NEW PALESTINE — Sitting in the stands watching her daughter play in the Hancock County Middle School Basketball Tournament, Peggy Hockett knew the injury was gruesome.
“I’ve never seen a thumb look like that,” Hockett said.
Her daughter, Doe Creek Middle School eighth-grader Josie Hockett, was battling for a loose ball with another player when it happened. The basketball went back and so did her thumb in a game against Greenfield-Central on Feb. 27.
Hockett left the game momentarily, got her thumb popped back into place and taped, then she continued playing, including in the championship final against Mt. Vernon.
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“I still played because I would have felt really bad if I didn’t play and let my teammates down,” said Hockett.
Doe Creek coach Sarah Gizzi said the heart and passion exhibited by Hockett rubbed off on her teammates, as they avenged earlier season losses to both Greenfield and Mt. Vernon en route to earning the title.
“We thought we had a chance to win, but we knew we would have to have two really good games,” Gizzi said. “When Josie got hurt towards the end of the Greenfield game, I thought it would be nearly impossible to win the tournament without her.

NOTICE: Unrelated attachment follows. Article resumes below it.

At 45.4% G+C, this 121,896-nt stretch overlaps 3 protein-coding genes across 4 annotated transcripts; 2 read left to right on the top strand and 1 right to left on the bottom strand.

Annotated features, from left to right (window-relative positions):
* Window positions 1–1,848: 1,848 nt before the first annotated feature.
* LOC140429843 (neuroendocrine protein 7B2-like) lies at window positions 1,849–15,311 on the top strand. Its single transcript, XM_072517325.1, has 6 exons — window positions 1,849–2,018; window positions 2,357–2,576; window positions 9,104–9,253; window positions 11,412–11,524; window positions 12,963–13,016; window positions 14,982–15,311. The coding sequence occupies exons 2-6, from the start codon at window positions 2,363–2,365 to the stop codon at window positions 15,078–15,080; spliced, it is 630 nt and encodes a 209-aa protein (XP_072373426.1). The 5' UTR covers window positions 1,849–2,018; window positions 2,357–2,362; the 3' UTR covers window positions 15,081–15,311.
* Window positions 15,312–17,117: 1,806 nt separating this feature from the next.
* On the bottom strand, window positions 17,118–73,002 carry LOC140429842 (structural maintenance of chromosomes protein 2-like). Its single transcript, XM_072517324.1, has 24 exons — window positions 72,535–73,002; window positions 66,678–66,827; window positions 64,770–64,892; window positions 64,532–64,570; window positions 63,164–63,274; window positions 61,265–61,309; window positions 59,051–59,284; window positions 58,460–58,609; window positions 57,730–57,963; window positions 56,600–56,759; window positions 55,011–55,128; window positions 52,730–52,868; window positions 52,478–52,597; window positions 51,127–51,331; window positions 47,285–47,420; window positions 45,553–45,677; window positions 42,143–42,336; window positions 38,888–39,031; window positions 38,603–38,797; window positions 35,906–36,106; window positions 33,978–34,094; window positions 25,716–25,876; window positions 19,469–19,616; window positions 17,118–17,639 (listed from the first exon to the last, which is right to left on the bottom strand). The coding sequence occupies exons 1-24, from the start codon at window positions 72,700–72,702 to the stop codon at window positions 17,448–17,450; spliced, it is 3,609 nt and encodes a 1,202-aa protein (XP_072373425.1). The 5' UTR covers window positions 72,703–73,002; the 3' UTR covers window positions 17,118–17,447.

“She is our most experienced post player and is a terrific defender and a steady presence for our team. She plays the whole game, unless she is in foul trouble.”
Gizzi, whose team is 12-6 with one game against Mt. Vernon remaining, admits she was unsure her standout player would be able to suit up in the final.
“I didn’t think for a second that she would try to play in the championship game against Mt. Vernon. She said she wanted to try, and so did her mom. She ended up having a fantastic game — not many points scored, but tremendous defense, effort and heart,” Gizzi said. “She was in pain every time she caught or rebounded the ball. I don’t keep stats, but she was awesome.”
When the excitement subsided, Hockett’s parents took her to an orthopedic doctor who confirmed the worst — the thumb was broken and her season was officially over.
“The season was going pretty good, so far. It has been pretty hard to watch. I am used to playing, and it’s been hard to watch them play,” Hockett said.
Hockett’s mother said she hopes her daughter learns that anything, including basketball, can disappear in the blink of an eye.
“God’s got a plan, and I hope it makes her passion for basketball grow and she continues to love it,” Peggy Hockett said. “At age 14, it is a good lesson to learn that anything, including basketball, can be taken away at any time.
“She plays AAU and that season is about to start, so it has been tough for her. We take her back in two weeks so they can decide what to do with the cast.”